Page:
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Imagine this: For 90 minutes, you sit in pitch blackness, your ears experiencing sensations they've never known. Tactile, multidimensional audio sculptures, paintings in noise, compositions that vary from airy soundscapes to claustrophobic aural nightmares surround you in a controlled, comfortable setting. At various points, cartoonish chirps of sound pingpong madly around you and atonal passages of synthesized music transform into industrial static that presses you to your seat. Just before intermission, a virtual marching band crosses the room.
When the lights come back up, you find yourself inside Audium, a San Francisco performance space dedicated to exploring sound's spatial and communicative qualities. Sonic respite from the confines of nightclubs, Audium is among the best of several little-known local sites where the listener can do more than just hear music. Some, like Audium, appeal through rigidly controlled environments; some through random, organic noise; others simply offer you strange sounds where you least expect to stumble upon them. Yet each offers its listener a dazzling, multisensory experience, giving your eardrums a break of a different kind.
"I work from two fundamental concepts," says Audium co-promoter, composer, and performer Stanley Shaff. "One, that sound's 'motion' can be an element of musical composition, and two, that the space itself" -- he gestures around himself -- "is an essential part of the work." Shaff plays the house-size musical instrument twice a week for live audiences, using prerecorded tapes and custom-designed mixers.
Reached through a curtained maze, Audium looks a little like a swanky bomb shelter, a low-lit concrete room with high walls, semicircles of chairs, and an observation deck on one side. Upon paying the $10 admission fee and entering, you notice dozens of what seem to be lights suspended from the ceiling. Wrong. They're speakers -- 169 of them to be exact -- and they fill the room, bolted beneath the seats, protruding from the corners and the floor, rising in a monolith from the middle of the room. Ambient noises -- running water, faraway birds -- lead you into and out of the space.
"Some people come expecting new age, what I call 'wallpaper' music," Shaff says. "They're not going to get that. I'm taking a certain aesthetic that doesn't interest everybody; I don't compromise -- I'm not trying to appease anyone."
Audium's appeal comes from its tweaking of the primary senses. Because the room deprives them of sight, listeners find their other antennae take over: Upon arrival, your sense of smell becomes acute; anyone wearing perfume is immediately noticeable. While the performance dazzles the ear's full range, other receptors -- touch (the texture of clothes, the feel of your skin), memory (often of sounds and scenes long forgotten), and myriad "sixth senses" (one's feel for others' delight, discomfort, or restlessness during the performance) -- are heightened in the blackness. Some participants have compared the effects to those of a sensory deprivation tank.
After moving Audium from place to place, Shaff and his partner, Doug McEachern, built the site at 1616 Bush in 1975, funded, in part, by a $10,000 NEA grant. "It became apparent from the beginning," Shaff explains, "that to get that sense of space, distance, and movement, Audium required complete darkness."
"There's something dramatically different about giving sound pointed energy," Shaff says of his instrument. "When you push and move music, you're introducing a whole new dynamic: harmony, melody, rhythm -- and now energy or space. Audium challenges some basic assumptions about sound: It's kind of a musical threat. I see it as an arrow pointing in a multitude of directions."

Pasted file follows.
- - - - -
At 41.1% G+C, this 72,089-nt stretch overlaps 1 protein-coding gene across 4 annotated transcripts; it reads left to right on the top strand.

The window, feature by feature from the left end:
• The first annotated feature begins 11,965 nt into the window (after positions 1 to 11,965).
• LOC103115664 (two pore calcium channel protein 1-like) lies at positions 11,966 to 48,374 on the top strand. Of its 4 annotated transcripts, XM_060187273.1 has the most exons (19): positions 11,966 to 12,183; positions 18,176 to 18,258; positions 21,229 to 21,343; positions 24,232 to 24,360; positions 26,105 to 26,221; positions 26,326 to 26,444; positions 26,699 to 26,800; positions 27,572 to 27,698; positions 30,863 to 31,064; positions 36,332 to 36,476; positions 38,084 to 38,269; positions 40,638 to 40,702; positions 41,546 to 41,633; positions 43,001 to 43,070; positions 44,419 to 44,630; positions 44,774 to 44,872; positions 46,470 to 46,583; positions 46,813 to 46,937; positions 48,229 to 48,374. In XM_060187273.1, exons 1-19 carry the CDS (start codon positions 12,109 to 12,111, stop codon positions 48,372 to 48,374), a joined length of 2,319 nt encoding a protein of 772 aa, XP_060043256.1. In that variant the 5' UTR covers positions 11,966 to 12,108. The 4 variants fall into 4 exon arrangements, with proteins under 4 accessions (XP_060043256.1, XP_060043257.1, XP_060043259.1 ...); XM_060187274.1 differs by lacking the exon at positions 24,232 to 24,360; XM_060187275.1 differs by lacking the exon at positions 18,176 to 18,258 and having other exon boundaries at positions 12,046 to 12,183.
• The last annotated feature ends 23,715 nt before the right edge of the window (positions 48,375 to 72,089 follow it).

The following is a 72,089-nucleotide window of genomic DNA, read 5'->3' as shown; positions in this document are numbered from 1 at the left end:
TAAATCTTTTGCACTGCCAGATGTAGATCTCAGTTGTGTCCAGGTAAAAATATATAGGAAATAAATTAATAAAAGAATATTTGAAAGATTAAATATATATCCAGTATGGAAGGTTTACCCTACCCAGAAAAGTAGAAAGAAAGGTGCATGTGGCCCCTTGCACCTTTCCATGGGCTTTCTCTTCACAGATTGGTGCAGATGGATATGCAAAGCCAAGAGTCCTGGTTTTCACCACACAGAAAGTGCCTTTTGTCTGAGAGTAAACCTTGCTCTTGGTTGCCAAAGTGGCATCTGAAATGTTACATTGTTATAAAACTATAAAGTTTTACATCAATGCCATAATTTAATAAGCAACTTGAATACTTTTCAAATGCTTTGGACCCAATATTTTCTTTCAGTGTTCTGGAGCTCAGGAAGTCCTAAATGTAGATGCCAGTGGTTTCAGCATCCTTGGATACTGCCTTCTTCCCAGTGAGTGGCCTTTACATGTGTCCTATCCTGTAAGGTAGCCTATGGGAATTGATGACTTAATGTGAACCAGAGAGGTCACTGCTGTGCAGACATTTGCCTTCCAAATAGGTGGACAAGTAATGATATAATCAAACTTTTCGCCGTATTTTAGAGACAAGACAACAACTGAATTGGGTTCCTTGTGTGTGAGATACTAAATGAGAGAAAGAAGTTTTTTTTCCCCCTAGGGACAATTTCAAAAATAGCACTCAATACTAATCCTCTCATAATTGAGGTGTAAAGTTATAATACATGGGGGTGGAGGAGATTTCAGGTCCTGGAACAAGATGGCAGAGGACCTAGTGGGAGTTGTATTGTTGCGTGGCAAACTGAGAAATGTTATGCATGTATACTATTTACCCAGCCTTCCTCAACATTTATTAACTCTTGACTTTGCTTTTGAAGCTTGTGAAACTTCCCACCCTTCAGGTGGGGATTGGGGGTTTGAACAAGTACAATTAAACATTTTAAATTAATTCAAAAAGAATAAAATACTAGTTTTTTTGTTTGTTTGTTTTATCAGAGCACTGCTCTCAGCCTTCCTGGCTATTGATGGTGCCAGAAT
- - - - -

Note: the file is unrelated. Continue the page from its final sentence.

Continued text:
If Audium's technological confines don't appeal to your senses, perhaps the natural setting of the Wave Organ will: Located at the edge of the bay in San Francisco's Marina District, the Organ is a series of partially submerged vertical pipes, "played" at random by the motion of bay waves. As Audium relies on controlled sounds for its sensory massage, the Organ runs on natural rhythms, generating sounds that, combined with the smells and textures of the bay setting, result in a listening environment no less sensual. Or intellectual -- this organic ambient music recalls the found-sound theories of avant-garde composers like John Cage and Brian Eno.
Built in 1986 from the stones of a demolished cemetery, the Organ is the work of two artists, George Gonzales and the Exploratorium's director of arts programs, Peter Richards. Here, while listeners repose on carved stone pediments and rock ledges, the surf growls and gurgles with gentle percussive and liquid noise, evoking everything from African talking drums to an afternoon rainstorm. Occasionally, when the sea is right, the Organ sounds like a huge creature -- breathing, snoring, or belching with indigestion.
Each concrete pipe is steel-tipped and concave, rising from the granite like a severed ventricle, its full range of sounds best heard by holding your ear close. More than an instrument, however, the Organ is a meditative site: The percolating babble of sounds is incredibly lulling, and other noises -- a distant foghorn, faraway sighs from Marina Boulevard -- mix with smells of surf, fennel, and, occasionally, a passing freighter's gust of diesel.
"The piece is about listening, as opposed to hearing," Richards says of his work. "It's about paying attention to a place. When I go out there and sit for a while, it's like the sounds slowly float in. You become more sensitive, hearing these lovely relationships between seagulls and horns, foghorns and motorcycles -- it's remarkable. I see people who don't give it enough time -- just stick their ear in the pipes and leave. Some think it's a scam, but many go there regularly to meditate or collect their thoughts.